CHARLOTTESVILLE, Va. (WVIR) - Driving slow, aggressively, or even swerving between lanes often appears to be drunk driving.

However, it could actually be a driver battling a medical emergency.

People with diabetes require constant care to keep blood sugars in a healthy range to perform day-to-day activities like driving.

“The early symptoms of a low-blood sugar reaction are sweating and clamminess, and a heartbeat that's fast. It can manifest differently in different people, but it can progress if ignored to complete confusion, perhaps seizures, loss of consciousness,” said diabetes educator and nurse Shirley Fleishmann.

If a person is at fault in an accident due to a diabetic emergency, in Virginia, that person loses the right to drive

“In the case of the patient who has loss consciousness behind the wheel, they would need to work with their doctor over a six-month period. We would suspend their privilege to drive during that period of time,” said Department of Motor Vehicles spokesperson Brandy Brubaker.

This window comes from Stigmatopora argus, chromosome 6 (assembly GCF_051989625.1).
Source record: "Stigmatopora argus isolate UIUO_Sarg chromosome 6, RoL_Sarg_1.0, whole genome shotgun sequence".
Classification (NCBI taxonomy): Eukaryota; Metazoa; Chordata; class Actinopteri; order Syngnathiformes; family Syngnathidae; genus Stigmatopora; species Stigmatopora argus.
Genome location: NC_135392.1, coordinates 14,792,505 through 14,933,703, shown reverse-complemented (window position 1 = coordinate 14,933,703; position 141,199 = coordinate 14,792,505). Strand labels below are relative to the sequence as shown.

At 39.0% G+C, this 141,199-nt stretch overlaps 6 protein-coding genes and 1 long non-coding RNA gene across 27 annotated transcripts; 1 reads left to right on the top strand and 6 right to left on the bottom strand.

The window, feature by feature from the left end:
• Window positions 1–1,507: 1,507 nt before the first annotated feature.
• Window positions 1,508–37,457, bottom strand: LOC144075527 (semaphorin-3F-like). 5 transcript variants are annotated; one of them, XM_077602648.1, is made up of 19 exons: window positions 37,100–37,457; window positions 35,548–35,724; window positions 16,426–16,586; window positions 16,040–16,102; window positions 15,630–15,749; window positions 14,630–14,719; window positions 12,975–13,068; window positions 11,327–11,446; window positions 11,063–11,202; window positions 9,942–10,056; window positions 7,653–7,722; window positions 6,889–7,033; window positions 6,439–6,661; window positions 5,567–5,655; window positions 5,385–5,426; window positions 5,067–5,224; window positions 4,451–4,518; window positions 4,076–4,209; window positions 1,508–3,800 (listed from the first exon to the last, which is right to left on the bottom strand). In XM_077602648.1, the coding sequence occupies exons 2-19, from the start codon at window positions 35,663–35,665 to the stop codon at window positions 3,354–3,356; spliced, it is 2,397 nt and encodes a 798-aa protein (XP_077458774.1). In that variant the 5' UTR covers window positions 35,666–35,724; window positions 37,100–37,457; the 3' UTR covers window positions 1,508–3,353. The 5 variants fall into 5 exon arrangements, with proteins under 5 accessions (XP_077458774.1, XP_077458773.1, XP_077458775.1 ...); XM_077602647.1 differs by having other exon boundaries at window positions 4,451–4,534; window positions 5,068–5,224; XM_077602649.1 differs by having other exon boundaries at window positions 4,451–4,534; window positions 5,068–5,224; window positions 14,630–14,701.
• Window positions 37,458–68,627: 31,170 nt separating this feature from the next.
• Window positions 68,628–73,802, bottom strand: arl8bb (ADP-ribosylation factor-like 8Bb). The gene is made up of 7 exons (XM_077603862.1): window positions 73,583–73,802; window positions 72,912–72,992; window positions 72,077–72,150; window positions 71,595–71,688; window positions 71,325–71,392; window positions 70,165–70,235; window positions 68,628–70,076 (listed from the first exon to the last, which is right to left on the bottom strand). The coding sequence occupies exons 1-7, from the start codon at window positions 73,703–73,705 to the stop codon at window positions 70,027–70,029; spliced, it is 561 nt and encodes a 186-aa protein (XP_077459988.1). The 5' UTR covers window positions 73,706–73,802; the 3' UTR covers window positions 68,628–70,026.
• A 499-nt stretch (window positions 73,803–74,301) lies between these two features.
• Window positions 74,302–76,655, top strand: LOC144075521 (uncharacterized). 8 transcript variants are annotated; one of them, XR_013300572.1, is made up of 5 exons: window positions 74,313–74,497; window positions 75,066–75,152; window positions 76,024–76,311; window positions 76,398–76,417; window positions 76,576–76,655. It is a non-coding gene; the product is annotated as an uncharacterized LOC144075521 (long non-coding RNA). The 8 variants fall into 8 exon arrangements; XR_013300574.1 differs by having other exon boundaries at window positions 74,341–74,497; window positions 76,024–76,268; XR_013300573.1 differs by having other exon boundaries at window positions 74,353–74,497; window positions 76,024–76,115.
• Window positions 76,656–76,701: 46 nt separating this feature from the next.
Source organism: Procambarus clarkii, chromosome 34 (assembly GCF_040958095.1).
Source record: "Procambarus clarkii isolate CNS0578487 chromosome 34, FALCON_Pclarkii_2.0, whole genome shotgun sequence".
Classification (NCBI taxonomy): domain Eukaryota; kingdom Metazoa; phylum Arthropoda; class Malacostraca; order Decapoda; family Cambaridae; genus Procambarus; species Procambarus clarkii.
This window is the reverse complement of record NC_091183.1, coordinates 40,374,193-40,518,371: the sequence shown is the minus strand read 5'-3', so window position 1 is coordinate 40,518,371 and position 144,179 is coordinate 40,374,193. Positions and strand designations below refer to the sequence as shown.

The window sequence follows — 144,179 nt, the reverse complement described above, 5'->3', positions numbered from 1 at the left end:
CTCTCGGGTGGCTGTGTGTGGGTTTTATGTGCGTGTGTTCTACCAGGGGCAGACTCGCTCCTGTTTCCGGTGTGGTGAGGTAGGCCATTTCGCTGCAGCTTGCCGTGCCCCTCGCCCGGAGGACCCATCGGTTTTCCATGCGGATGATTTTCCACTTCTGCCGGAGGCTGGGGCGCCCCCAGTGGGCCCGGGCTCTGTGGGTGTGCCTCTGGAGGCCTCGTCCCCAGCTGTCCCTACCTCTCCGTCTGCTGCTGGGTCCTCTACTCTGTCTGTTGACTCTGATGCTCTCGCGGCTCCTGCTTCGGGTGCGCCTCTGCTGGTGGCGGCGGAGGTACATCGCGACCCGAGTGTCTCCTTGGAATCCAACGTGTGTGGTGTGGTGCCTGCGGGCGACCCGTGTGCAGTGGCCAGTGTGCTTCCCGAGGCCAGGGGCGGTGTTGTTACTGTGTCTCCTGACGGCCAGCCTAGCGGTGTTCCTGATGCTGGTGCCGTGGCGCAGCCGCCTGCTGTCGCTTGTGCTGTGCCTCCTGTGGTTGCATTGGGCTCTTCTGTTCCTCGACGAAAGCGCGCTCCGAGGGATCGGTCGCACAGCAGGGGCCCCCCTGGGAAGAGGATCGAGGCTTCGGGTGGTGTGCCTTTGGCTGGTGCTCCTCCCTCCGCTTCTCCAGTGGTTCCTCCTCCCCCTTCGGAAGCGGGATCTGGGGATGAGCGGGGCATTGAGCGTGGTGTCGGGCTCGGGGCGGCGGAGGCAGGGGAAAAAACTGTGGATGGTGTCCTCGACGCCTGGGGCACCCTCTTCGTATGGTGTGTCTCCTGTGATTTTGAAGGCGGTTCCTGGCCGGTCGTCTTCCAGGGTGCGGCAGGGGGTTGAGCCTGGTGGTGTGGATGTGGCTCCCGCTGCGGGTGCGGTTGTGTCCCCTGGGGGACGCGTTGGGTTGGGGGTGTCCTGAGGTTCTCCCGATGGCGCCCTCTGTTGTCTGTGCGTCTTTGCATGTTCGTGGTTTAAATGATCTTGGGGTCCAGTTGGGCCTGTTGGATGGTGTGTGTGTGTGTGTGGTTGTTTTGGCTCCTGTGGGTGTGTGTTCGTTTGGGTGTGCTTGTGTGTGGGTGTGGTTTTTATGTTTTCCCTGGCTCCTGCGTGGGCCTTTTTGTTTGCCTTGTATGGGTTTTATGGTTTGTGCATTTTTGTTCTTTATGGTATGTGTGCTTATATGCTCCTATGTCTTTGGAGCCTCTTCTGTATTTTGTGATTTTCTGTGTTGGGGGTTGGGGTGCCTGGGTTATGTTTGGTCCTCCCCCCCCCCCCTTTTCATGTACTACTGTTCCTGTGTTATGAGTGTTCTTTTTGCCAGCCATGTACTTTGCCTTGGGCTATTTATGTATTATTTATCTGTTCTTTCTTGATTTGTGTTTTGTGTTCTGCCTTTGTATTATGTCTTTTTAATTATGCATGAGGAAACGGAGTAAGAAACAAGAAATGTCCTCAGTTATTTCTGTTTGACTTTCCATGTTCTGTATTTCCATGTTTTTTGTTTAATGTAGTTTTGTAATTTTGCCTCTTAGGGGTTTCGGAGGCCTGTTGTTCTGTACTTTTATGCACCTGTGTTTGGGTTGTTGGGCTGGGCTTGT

The driver will need to work with doctors and submit verifiable reports to a medical review team until the DMV rules their condition to be under control.

“If they don't experience another loss of consciousness during that time, and everything checks out and they're healthy - which is what we hope happens - then we can get them back on the road, and we'll monitor them over the next two years generally, and make sure that there's no other incidents,” Brubaker said.

Technology has advanced so much that today many people with diabetes are able to wear sensors that use Bluetooth technology to give constant blood sugar readings. That helps people know when it’s safe to drive...and, when extra precautions should be taken.

People with diabetes drive safely every day with proper care.